San Diego County scraps tiny house project for homeless in Spring Valley – San Diego Union-Tribune

San Diego County canceled a plan to create 150 tiny houses for the homeless in East County after pushback from neighbors, creating new uncertainty over how the region plans to care for a number growing number of people living outside.

The Board of Supervisors had only approved in March — in a bipartisan 4-0 vote — spending millions of state and federal dollars on construction in Spring Valley before reversing course Tuesday.

County officials have committed to locking down a new site, potentially in Lemon Grove, but in the meantime, leaders will have to continue to rely on a hotel voucher program that costs taxpayers far more. Similar projects in Lakeside and Santee also failed due to local opposition.

“It seemed like a great place to do it at the time,” President Nora Vargas said from the podium, “but it needed more community input.”

May was the 26th consecutive month that the crisis was nationwide, according to the Regional Homelessness Task Force. East County has long needed more beds for people on the streets, but this region is not alone. Even the city of San Diego doesn’t have enough shelter nearby for everyone to ask for, and officials are currently considering whether to create more shelters in the short term.

The San Diego City Council met again behind closed doors Monday to discuss leasing an empty warehouse near the airport near Kettner Boulevard and Vine Street, but no agreement has yet been reached on a facility that could ultimately accommodate 1,000 people. Mayor Todd Gloria and Council President Sean Elo-Rivera said in a statement they would soon hold a public hearing on the proposal.

The sleeping cabins were reportedly located at 8534 Jamacha Road, on land owned by the California Department of Transportation. The property borders several backyards and Avondale Elementary School and Mt. Miguel High School are a short walk to the north.

The tiny homes could have taken up to two years to create, and officials had promised to include a number of services, including case management and security. Supervisors budgeted $8.5 million from the federal American Rescue Plan Act to help cover construction and planned to accept an additional $10 million from the state of California.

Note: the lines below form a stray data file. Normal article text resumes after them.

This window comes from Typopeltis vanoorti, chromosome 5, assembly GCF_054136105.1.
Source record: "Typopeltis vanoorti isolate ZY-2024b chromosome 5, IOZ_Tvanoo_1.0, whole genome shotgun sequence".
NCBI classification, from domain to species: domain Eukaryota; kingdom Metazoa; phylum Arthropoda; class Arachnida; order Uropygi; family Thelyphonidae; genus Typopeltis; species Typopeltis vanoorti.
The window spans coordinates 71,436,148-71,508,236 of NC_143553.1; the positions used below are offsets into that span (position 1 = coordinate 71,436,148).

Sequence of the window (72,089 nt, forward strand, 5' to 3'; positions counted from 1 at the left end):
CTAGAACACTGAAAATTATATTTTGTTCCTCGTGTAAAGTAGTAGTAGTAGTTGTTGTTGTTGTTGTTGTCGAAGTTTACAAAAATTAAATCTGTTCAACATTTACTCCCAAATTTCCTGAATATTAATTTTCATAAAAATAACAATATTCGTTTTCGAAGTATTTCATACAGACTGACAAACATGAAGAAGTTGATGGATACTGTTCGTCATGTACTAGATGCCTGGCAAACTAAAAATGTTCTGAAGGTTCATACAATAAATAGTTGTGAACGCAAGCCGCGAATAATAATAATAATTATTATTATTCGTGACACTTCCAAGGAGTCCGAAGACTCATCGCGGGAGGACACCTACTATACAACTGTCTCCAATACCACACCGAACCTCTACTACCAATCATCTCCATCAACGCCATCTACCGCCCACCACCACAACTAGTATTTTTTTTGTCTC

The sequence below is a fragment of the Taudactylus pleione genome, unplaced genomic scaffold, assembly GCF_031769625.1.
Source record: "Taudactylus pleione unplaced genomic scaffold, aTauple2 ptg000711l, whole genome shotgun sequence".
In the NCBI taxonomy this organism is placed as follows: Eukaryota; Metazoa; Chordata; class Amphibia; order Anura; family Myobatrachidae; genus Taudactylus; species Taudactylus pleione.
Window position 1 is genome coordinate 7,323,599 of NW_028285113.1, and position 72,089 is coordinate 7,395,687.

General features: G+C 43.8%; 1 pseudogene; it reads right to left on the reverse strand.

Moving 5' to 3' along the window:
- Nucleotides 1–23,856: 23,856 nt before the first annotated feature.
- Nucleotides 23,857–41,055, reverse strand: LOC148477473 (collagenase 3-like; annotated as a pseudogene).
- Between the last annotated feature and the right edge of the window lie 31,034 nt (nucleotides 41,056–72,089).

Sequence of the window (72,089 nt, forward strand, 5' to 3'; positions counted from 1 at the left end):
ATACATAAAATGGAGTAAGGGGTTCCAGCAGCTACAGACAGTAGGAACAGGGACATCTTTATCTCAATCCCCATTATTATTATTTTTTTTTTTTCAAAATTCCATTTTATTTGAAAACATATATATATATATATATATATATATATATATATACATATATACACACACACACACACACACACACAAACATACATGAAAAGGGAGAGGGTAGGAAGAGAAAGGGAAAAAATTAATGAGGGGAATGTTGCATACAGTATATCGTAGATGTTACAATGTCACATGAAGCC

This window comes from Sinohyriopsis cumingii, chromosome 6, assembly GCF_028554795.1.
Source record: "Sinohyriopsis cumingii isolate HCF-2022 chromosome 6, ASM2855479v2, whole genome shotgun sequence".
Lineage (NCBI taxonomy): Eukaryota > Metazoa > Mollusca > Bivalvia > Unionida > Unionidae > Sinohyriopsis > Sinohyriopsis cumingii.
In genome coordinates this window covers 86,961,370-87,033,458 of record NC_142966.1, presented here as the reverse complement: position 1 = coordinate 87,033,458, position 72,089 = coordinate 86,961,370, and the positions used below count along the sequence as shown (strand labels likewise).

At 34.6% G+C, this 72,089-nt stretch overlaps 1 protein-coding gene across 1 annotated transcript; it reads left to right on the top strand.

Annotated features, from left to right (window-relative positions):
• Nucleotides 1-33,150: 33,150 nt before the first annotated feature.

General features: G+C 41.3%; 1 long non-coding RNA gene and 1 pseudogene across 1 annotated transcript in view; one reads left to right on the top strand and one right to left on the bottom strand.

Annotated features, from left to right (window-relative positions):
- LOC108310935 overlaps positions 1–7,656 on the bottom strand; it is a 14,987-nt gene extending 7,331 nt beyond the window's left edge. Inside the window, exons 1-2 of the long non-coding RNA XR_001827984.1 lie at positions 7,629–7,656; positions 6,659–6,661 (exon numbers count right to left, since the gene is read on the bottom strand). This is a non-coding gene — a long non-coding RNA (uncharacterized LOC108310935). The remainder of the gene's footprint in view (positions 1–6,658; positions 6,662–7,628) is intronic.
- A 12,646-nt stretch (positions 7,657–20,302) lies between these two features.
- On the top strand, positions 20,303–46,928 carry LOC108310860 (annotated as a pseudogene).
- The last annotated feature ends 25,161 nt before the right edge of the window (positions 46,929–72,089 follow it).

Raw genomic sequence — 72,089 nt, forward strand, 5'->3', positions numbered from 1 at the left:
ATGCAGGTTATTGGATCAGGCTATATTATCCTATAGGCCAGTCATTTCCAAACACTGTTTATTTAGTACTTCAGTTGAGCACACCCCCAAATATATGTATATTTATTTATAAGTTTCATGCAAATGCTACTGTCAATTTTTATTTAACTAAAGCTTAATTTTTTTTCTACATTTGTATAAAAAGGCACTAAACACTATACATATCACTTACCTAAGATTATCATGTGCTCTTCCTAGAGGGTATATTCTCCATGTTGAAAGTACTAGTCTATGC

A number of people objected in the weeks after the project was initially approved, and in June Vargas issued a statement saying she would “rescind” the plan for “health and safety reasons.” Spokeswoman Meghan Breen later clarified that the full board would have to rescind the measure altogether.

More than two dozen people spoke Tuesday, most of them opposed to the Spring Valley site. Many residents said, in English and Spanish, that they already face threats and drug use from some in nearby encampments and are concerned about what more permanent structures might bring. A few wondered if their neighborhood was chosen because it is not as wealthy as other communities.

Finding housing or affordable housing almost always creates a vicious cycle. Those already living in the area may fear the arrival of neighbors who may be suffering from addiction or mental health issues, but the more isolated the area, the further away residents will be from the services they need.

The vast majority of people on the streets have repeatedly reported losing housing in San Diego County, which has become one of the most expensive places in the country to live, and the most recent point-in-time count found nearly of 130 people. homeless in Spring Valley.

The county had planned to use the cabins to replace the 150 beds currently offered through the Regional Homeless Assistance Program, which is best known for offering vouchers covering rent at local hotels. Paying for 150 of those spots a year costs about $9 million, according to county records. The small houses would have cost between $5 million and $6 million.

Tuesday’s vote was 3-1, with Jim Desmond absent. The only supervisor willing to stay the course was Terra Lawson-Remer.

“This feels like a great loss,” she said in a statement. “Eliminating homeless encampments and moving people into tiny shacks is a better option than letting people continue to sleep on the streets. »

Although the county may find other uses for its American Rescue Plan Act dollars, the $10 million could remain in the state if another location is not found.

Supervisor Monica Montgomery Steppe recently wrote a letter to Gov. Gavin Newsom proposing an alternative in Lemon Grove, on Troy Street, and her colleagues agreed to explore that option.

This site already has at least some local support: Lemon Grove Mayor Racquel Vasquez and Councilmember Alysson Snow spoke Tuesday to say they would welcome small cabins in their town.

A separate county proposal to create a secure parking lot in Lakeside, where homeless people can sleep in vehicles, remains on track. The Willow Recreational Vehicle Senior and Family Parking project is expected to eventually have 17 spaces at the intersection of Willow Road and Ashwood Street.

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